H.P. Lovecraft, Collected Stories (1919-1928): Reaction and Knowledge

Frederic Jameson, in his book Archeologies of the Future makes the point that the fantasy genre tended to be conservative in its themes and sentiment, while science fiction almost had to be utopian because instead of reconstructing the past into new forms (like fantasy does) science fiction requires a recreation of our potentials. (I am simplifying his point of course.)  For instance, Tolkien conjured an idealized mythical past, while Martin is doing the same to the high Middle Ages.  To make a more specific point, hippies reading The Lord of the Rings perhaps failed to notice that the entire story involved the restoration of autocracy (“the return of the King”).  As Thomas Paine would remind us, the restoration of a monarchy by a good king is one thing, but as his children would likely be losers and genetic degenerates.  One could go beyond that and see the restoration of normalcy after the destruction of “the One Ring”  as an ending of a Promethean spirit, suggested in Sauron’s effort to use craft to overcome the limitations of nature.

Others have suggested that horror fiction may have all sorts of hidden class assumptions as well. Zombies are mindless consumers, or exploited workers and in these stories the heroes are inevitably Herculean figures attempting to tame a world gone mad.  See The Many-Headed Hydra for more on the class dimension of the Hercules myth. Vampires are the glorified elite, beautified and perpetual (much like how capitalists would like to see themselves).  This brings us to H. P. Lovecraft, one of the most important figures in modern American fantasy and horror writing.  It is rather banal to point out that Lovecraft was a conservative in every sense of the word. He idealized Europe, hated the cities, had strong racist tendencies, and feared threats to the social order.  I want to use these posts on Lovecraft (I plan on four or five) to investigate and understand the nature of his conservatism and see if there is any hope to applying Lovecraft’s writings in the age of Occupy.

The Library of America edition of Lovecraft’s writings came out in 2005. Since then the LOA has aggressively (and admirably) been expanding the canon to include science-fiction, supernatural fiction, and crime novels.  This particular collection brings together 28 stories from throughout his career, but the highlights are the longer works (really novellas) such as “The Case of Charles Dexter Ward” and “The Shadow over Innsmouth.” Everything essential is here and the works range throughout his different periods and fully describe his multiverse.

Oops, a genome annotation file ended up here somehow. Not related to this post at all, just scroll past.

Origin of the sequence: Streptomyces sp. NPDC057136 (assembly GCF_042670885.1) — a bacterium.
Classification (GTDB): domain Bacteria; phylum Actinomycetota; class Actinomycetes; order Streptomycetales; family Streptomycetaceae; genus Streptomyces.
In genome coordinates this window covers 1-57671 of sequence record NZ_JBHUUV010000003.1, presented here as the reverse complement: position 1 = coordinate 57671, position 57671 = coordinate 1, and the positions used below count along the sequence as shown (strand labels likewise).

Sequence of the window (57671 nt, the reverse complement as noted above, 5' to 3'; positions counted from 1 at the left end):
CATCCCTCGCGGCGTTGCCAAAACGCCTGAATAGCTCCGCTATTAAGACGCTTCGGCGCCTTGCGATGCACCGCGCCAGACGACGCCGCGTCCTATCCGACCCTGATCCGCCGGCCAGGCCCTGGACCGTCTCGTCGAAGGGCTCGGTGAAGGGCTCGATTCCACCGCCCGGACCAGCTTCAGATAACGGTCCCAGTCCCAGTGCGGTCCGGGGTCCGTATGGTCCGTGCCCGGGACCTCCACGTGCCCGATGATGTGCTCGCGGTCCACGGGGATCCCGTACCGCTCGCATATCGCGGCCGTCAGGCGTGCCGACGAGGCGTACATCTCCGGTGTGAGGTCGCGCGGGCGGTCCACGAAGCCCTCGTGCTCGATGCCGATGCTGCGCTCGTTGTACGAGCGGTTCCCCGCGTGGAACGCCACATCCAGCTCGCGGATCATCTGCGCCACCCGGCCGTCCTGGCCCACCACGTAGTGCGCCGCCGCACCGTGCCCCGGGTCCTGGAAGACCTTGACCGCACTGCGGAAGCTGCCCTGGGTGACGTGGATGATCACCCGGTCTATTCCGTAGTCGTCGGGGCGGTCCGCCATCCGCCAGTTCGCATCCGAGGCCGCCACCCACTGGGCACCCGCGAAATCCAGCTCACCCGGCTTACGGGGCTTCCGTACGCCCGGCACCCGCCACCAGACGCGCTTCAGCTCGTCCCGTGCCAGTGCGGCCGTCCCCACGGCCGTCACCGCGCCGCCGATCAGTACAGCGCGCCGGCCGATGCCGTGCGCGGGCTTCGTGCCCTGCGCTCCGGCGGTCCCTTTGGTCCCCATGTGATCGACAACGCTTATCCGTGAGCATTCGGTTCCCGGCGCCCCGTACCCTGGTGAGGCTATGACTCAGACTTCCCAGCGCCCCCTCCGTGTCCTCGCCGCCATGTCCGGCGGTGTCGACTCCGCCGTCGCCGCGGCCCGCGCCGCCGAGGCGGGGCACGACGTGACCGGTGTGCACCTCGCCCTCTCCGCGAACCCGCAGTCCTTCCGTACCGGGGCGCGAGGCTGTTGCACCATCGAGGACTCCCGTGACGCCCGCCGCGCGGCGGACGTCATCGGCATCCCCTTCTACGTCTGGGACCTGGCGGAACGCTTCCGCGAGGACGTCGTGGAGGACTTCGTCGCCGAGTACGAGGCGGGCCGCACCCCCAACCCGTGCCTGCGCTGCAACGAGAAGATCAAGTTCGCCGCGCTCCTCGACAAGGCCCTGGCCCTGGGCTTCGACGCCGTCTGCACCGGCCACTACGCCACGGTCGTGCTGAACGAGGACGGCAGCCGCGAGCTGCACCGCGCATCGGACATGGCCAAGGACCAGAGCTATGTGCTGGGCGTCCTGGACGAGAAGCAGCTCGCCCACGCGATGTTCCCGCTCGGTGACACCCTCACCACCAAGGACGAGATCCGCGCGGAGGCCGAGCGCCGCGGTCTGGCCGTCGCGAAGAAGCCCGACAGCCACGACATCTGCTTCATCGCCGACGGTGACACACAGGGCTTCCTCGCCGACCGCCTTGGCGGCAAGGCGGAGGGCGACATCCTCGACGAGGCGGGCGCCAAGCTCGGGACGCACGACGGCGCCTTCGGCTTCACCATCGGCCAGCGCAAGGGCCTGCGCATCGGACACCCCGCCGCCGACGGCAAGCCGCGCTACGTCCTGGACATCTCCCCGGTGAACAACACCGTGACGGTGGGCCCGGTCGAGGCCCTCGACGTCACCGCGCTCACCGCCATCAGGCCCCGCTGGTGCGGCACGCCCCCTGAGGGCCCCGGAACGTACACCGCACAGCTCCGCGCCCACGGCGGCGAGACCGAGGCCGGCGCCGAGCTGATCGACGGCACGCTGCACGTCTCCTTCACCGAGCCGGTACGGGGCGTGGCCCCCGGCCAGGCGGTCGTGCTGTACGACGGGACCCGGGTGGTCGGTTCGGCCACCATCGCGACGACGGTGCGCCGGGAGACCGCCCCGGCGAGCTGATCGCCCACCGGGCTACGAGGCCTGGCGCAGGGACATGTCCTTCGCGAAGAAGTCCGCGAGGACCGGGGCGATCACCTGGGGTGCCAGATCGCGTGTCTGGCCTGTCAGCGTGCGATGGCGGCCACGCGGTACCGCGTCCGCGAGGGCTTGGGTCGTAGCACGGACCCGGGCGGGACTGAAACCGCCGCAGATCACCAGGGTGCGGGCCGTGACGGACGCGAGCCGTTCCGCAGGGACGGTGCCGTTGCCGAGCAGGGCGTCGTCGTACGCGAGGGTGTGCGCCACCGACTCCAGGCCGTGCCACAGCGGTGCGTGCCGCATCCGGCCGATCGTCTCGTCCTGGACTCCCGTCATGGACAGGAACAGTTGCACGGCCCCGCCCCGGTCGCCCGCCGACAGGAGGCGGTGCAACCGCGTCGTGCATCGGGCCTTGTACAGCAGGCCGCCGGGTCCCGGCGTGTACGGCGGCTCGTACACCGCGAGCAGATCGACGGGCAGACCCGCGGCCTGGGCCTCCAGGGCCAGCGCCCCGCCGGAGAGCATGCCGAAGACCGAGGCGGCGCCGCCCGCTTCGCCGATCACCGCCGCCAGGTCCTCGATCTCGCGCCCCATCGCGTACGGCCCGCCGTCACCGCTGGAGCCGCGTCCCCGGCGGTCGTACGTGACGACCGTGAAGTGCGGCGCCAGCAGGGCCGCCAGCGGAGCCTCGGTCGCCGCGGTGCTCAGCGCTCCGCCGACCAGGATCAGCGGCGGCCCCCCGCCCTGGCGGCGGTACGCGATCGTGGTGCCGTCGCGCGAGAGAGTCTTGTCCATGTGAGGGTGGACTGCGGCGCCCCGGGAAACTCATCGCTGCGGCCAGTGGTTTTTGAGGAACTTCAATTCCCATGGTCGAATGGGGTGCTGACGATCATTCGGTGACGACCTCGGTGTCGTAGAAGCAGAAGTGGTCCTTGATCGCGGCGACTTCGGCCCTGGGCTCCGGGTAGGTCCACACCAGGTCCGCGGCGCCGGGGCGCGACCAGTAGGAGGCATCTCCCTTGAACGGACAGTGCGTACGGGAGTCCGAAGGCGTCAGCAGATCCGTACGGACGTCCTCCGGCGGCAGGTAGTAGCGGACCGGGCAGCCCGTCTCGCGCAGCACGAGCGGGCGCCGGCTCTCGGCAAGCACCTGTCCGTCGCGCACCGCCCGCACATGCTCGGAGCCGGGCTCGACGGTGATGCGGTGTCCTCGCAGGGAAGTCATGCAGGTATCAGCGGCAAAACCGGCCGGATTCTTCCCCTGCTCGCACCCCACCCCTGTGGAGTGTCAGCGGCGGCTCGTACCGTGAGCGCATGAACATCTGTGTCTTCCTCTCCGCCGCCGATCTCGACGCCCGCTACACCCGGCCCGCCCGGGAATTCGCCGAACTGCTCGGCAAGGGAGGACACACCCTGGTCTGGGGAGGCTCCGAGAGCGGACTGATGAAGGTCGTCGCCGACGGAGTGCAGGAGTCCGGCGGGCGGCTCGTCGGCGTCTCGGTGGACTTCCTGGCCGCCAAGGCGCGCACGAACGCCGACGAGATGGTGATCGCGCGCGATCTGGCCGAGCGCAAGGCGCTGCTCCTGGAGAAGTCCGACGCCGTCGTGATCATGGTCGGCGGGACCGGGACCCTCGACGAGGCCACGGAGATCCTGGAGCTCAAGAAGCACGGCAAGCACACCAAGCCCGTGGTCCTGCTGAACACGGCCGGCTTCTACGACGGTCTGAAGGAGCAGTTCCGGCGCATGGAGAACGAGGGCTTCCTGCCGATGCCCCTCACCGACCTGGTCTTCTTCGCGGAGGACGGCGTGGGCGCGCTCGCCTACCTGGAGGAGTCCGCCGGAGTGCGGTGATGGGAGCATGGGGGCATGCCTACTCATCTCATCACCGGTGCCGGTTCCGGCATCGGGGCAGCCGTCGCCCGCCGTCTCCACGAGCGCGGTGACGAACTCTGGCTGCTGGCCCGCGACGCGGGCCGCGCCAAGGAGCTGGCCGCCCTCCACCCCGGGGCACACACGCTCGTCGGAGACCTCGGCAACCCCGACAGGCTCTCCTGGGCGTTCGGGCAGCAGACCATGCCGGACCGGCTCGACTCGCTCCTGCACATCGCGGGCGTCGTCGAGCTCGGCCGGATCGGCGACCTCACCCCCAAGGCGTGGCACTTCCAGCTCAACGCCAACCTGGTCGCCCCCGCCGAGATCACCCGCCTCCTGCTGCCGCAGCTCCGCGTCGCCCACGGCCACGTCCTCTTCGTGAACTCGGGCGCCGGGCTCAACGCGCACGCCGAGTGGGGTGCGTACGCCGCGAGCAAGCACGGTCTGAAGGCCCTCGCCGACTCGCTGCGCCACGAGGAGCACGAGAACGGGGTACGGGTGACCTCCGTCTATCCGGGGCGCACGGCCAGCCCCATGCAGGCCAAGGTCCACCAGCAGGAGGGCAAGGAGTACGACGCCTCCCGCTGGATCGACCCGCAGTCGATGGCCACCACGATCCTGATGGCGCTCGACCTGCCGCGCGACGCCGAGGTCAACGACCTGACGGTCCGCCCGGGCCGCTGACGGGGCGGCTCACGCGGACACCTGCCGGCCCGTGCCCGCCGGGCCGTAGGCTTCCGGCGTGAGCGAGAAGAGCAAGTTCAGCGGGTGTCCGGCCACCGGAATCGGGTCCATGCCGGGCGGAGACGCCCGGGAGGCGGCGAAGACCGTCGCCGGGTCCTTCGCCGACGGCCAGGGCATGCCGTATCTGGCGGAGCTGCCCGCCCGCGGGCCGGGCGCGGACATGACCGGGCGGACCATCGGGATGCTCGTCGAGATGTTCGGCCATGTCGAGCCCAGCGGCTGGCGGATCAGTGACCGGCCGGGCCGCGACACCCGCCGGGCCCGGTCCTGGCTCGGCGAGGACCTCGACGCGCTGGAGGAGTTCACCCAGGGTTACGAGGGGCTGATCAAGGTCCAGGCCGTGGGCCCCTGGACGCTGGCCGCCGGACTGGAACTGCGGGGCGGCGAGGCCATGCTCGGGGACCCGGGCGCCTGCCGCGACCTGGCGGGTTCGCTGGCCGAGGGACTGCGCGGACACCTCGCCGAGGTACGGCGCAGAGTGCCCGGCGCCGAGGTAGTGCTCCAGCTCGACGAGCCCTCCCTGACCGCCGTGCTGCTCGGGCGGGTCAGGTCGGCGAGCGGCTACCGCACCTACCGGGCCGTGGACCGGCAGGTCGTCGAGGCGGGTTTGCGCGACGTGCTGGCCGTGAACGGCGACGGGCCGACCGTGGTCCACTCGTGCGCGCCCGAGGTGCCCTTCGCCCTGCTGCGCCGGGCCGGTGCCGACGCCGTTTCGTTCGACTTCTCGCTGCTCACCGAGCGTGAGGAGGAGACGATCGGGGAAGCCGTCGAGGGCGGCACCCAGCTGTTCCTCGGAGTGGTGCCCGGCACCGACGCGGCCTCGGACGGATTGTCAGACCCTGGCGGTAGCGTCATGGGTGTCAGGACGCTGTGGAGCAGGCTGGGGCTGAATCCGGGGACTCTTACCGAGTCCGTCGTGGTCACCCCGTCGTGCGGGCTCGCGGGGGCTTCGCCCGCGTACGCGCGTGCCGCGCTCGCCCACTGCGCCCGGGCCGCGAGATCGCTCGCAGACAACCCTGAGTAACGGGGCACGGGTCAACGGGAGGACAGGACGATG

The period between Lovecraft’s birth in 1890 and the publication of “The Call of Cthulhu” may be seen as his formative years, before he put together the universe he is most well-known for.  Lovecraft started writing as soon as he could pickup a pen, writing his own versions of Homer at the age of 8. His father died of syphilis and Lovecraft became a bookish, introverted, and unstable child. He has a nervous breakdown at ten. Recovering from that he began a life-long interest in amateur astronomy and started some journals. In his teenage years, he started writing fiction, while continuing work on amateur astronomy. His social networks seems to be largely epistolary at that time.  He started publishing aggressively in pulp journals when he turned 30, around the time his mother died.  All of this time, Lovecraft lived in New England, but he did travel to New York. It was only after his 1924 marriage to Sonia Greene that Lovecraft moved to New York, which, if we are to believe his writings, he hated and feared.

This documentary gives a good background to Lovecraft.

I do not want to focus on his racism or equivocate on his statements. The documentary features some voices equivocating on his racism in rather silly ways.  There were plenty of non-racist voices and plenty of history that makes Lovecraft’s racism and xenophobia clearly odious and vile. Lovecraft’s racism comes out of his strange conservatism and rejection of the very concept of human progress.  In almost all of these earlier stories, the central argument of Lovecraft’s writing is the danger of knowledge, and by extension science and progress. This makes him at the least anti-Promethean and very likely anti-humanist.  Even Lovecraft’s creation of describable or unspeakable creatures, thoughts, or phenomenon suggests that he had serious doubts about the potential of writing to fulfill its job. The proper place for knowledge is locked away and not investigated.  It is not only that humans are not ready for that dangerous knowledge but also that humans will likely never be capable, mentally, to handle the true horrors of the world. In the early story “The Statement of Randolph Carter,” the narrator says: “The weird studies of Harley Warren were well known to me, and to some extent shared by me. Of his vast collection of strange, rare books on forbidden subjects I have read all that are written in the languages of which I am master. . . As to the nature of our studies–must i say again that I no longer retain full comprehension? It seems to me rather merciful that through reluctant fascination than through actual inclination.” (2) Of course, these studies do lead to a horrific end for Warren.  The same can be said for “The Outsider”, which describes a horrific monster who comes to knowledge about himself by walking out in daylight and eventually seeing a mirror.  In the pulpish “Herbert West–Reanimator” the forbidden knowledge is the science of life itself. West experimetns with reviving the dead.  This too, ends in a horrific disaster.

In fact, you can open up almost any page and find a description warning against humans sticking their nose in places where they do not belong (intellectually or physically) or suggesting the incapacity of the senses. This is perhaps an even more profound anti-humanism and the real base of Lovecraft’s vision.  Here are some examples from these early stories:

“An acute terror now rose within me, for here were anomalies which nothing normal could explain.” (“The Rats in the Wall,” p. 89)  Is there anything like this in real nature

“The more I analyzed the less I believed, and against my newly opened mind there began to beat grotesque and horrible analogies.” (“The Lurking Fear,” p. 73) So studying a phenomenon makes it harder to understand and an open mind courts horrors.

“Such a thing was surely not a physical or biochemical impossibility in the light of a newer science which includes the theories of relativity and intra-atomic action.” (“The Shunned House”, p. 114)